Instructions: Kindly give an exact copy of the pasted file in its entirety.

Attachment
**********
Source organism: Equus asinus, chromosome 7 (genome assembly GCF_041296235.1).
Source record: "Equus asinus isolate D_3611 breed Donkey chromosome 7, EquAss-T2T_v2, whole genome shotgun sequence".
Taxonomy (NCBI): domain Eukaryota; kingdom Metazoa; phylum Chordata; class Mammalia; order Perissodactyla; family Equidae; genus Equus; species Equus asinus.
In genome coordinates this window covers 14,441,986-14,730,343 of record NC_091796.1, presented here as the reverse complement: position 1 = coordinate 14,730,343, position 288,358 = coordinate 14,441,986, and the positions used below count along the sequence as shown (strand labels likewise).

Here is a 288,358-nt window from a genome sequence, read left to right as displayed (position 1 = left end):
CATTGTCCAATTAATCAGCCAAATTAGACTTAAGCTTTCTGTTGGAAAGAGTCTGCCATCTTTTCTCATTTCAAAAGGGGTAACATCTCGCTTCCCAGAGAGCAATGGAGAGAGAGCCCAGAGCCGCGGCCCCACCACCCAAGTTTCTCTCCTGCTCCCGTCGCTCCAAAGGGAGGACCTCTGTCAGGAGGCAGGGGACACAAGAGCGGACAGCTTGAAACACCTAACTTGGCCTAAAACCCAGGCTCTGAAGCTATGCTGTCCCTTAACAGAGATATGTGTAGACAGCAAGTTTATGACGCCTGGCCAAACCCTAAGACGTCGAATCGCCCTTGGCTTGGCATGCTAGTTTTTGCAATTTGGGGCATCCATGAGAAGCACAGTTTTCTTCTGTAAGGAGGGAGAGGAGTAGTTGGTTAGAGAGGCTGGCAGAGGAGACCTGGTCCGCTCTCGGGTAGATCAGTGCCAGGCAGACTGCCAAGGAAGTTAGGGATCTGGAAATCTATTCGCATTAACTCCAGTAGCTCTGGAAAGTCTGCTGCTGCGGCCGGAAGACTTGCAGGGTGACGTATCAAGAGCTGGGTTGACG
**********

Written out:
Source organism: Equus asinus, chromosome 7 (genome assembly GCF_041296235.1).
Source record: "Equus asinus isolate D_3611 breed Donkey chromosome 7, EquAss-T2T_v2, whole genome shotgun sequence".
Taxonomy (NCBI): domain Eukaryota; kingdom Metazoa; phylum Chordata; class Mammalia; order Perissodactyla; family Equidae; genus Equus; species Equus asinus.
In genome coordinates this window covers 14,441,986-14,730,343 of record NC_091796.1, presented here as the reverse complement: position 1 = coordinate 14,730,343, position 288,358 = coordinate 14,441,986, and the positions used below count along the sequence as shown (strand labels likewise).

Here is a 288,358-nt window from a genome sequence, read left to right as displayed (position 1 = left end):
CATTGTCCAATTAATCAGCCAAATTAGACTTAAGCTTTCTGTTGGAAAGAGTCTGCCATCTTTTCTCATTTCAAAAGGGGTAACATCTCGCTTCCCAGAGAGCAATGGAGAGAGAGCCCAGAGCCGCGGCCCCACCACCCAAGTTTCTCTCCTGCTCCCGTCGCTCCAAAGGGAGGACCTCTGTCAGGAGGCAGGGGACACAAGAGCGGACAGCTTGAAACACCTAACTTGGCCTAAAACCCAGGCTCTGAAGCTATGCTGTCCCTTAACAGAGATATGTGTAGACAGCAAGTTTATGACGCCTGGCCAAACCCTAAGACGTCGAATCGCCCTTGGCTTGGCATGCTAGTTTTTGCAATTTGGGGCATCCATGAGAAGCACAGTTTTCTTCTGTAAGGAGGGAGAGGAGTAGTTGGTTAGAGAGGCTGGCAGAGGAGACCTGGTCCGCTCTCGGGTAGATCAGTGCCAGGCAGACTGCCAAGGAAGTTAGGGATCTGGAAATCTATTCGCATTAACTCCAGTAGCTCTGGAAAGTCTGCTGCTGCGGCCGGAAGACTTGCAGGGTGACGTATCAAGAGCTGGGTTGACG